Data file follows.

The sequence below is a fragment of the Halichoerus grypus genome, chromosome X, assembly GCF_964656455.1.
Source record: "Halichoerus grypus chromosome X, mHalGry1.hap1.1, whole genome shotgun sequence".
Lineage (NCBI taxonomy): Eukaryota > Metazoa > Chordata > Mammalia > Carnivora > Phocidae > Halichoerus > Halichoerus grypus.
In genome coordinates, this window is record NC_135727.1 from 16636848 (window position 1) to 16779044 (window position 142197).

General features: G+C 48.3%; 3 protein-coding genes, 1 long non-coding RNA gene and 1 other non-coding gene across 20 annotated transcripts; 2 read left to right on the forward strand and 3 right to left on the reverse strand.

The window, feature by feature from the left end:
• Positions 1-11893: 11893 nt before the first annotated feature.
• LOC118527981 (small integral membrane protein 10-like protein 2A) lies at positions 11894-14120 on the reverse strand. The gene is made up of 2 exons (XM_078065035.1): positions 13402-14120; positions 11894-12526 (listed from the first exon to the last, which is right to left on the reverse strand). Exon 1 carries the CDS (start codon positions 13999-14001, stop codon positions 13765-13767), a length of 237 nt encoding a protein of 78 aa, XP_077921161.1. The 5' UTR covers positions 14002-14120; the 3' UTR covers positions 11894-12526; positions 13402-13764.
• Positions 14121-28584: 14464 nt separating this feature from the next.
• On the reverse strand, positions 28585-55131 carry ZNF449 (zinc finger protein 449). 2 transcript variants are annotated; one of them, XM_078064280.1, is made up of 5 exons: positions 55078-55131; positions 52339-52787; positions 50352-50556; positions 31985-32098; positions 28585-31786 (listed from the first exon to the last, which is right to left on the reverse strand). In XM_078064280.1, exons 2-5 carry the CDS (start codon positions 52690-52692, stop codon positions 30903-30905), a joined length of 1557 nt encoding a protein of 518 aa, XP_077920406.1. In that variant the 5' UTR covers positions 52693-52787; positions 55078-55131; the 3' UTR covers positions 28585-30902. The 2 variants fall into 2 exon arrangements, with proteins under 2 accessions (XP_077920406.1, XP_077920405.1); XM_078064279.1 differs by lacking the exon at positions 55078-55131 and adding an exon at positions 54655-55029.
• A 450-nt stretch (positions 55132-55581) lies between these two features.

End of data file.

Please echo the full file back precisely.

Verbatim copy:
The sequence below is a fragment of the Halichoerus grypus genome, chromosome X, assembly GCF_964656455.1.
Source record: "Halichoerus grypus chromosome X, mHalGry1.hap1.1, whole genome shotgun sequence".
Lineage (NCBI taxonomy): Eukaryota > Metazoa > Chordata > Mammalia > Carnivora > Phocidae > Halichoerus > Halichoerus grypus.
In genome coordinates, this window is record NC_135727.1 from 16636848 (window position 1) to 16779044 (window position 142197).

General features: G+C 48.3%; 3 protein-coding genes, 1 long non-coding RNA gene and 1 other non-coding gene across 20 annotated transcripts; 2 read left to right on the forward strand and 3 right to left on the reverse strand.

The window, feature by feature from the left end:
• Positions 1-11893: 11893 nt before the first annotated feature.
• LOC118527981 (small integral membrane protein 10-like protein 2A) lies at positions 11894-14120 on the reverse strand. The gene is made up of 2 exons (XM_078065035.1): positions 13402-14120; positions 11894-12526 (listed from the first exon to the last, which is right to left on the reverse strand). Exon 1 carries the CDS (start codon positions 13999-14001, stop codon positions 13765-13767), a length of 237 nt encoding a protein of 78 aa, XP_077921161.1. The 5' UTR covers positions 14002-14120; the 3' UTR covers positions 11894-12526; positions 13402-13764.
• Positions 14121-28584: 14464 nt separating this feature from the next.
• On the reverse strand, positions 28585-55131 carry ZNF449 (zinc finger protein 449). 2 transcript variants are annotated; one of them, XM_078064280.1, is made up of 5 exons: positions 55078-55131; positions 52339-52787; positions 50352-50556; positions 31985-32098; positions 28585-31786 (listed from the first exon to the last, which is right to left on the reverse strand). In XM_078064280.1, exons 2-5 carry the CDS (start codon positions 52690-52692, stop codon positions 30903-30905), a joined length of 1557 nt encoding a protein of 518 aa, XP_077920406.1. In that variant the 5' UTR covers positions 52693-52787; positions 55078-55131; the 3' UTR covers positions 28585-30902. The 2 variants fall into 2 exon arrangements, with proteins under 2 accessions (XP_077920406.1, XP_077920405.1); XM_078064279.1 differs by lacking the exon at positions 55078-55131 and adding an exon at positions 54655-55029.
• A 450-nt stretch (positions 55132-55581) lies between these two features.